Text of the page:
How American Offices Fail People With Disabilities

May 10, 2017

A man with cerebral palsy talks about the realities of his work life

by Rebecca Greenfield and Francesca Levy

We're used to seeing accessible bathrooms and wheelchair ramps at the office, thanks to the Americans with Disabilities Act. But in many ways, employers still don't go far enough to accommodate people with disabilities. The unemployment rate is two times higher for disabled people than the general population. Those who do find work get paid less, making 63 cents on the dollar, on average. And, of course, there's workplace bias.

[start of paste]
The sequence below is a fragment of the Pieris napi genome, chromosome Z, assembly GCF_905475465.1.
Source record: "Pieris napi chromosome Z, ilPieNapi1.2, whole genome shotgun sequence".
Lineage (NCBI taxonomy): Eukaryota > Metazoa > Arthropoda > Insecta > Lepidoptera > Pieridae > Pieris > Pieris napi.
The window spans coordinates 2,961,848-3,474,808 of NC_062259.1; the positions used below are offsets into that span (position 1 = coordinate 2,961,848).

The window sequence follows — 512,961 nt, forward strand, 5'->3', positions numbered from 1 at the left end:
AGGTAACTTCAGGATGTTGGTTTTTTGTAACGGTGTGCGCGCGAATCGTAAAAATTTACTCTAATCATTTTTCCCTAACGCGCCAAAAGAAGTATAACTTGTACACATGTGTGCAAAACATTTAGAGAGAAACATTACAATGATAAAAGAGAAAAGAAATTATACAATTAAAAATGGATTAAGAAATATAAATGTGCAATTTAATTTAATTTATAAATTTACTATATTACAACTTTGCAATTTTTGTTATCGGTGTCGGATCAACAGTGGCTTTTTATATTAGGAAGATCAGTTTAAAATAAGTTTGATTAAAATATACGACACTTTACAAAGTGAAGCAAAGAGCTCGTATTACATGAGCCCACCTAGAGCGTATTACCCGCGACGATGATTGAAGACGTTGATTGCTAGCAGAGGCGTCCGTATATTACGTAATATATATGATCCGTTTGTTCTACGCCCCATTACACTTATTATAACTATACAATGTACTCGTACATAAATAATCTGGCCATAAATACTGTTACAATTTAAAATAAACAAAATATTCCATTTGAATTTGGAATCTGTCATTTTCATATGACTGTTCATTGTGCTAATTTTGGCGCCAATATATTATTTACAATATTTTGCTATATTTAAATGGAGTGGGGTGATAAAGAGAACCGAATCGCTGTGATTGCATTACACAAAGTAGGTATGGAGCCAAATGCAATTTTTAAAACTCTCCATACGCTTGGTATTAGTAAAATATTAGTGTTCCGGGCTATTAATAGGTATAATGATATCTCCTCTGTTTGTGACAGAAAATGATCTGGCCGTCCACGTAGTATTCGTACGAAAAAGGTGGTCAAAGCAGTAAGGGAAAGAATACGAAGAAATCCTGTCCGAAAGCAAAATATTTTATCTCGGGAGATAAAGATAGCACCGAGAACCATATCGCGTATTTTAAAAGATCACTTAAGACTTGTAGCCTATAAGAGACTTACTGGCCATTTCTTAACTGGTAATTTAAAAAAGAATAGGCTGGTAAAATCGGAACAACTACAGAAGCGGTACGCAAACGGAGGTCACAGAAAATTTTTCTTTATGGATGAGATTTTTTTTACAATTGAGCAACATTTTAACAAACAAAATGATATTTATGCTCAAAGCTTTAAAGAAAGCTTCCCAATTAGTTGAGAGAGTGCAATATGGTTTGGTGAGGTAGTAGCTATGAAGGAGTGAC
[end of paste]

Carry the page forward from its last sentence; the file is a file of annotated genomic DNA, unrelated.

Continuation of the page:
Francesca and Rebecca talk to Gideon Goldberg, a software developer at The Guardian with cerebral palsy about what it's like to work with a disability. He talks about all the small things he has to consider in his working life that most people don't. Like: How his limited spacial awareness makes navigating to job interviews slightly more difficult. But, thanks to accommodations he's entitled to by law in his native U.K., he doesn't have to worry too much about doing his job.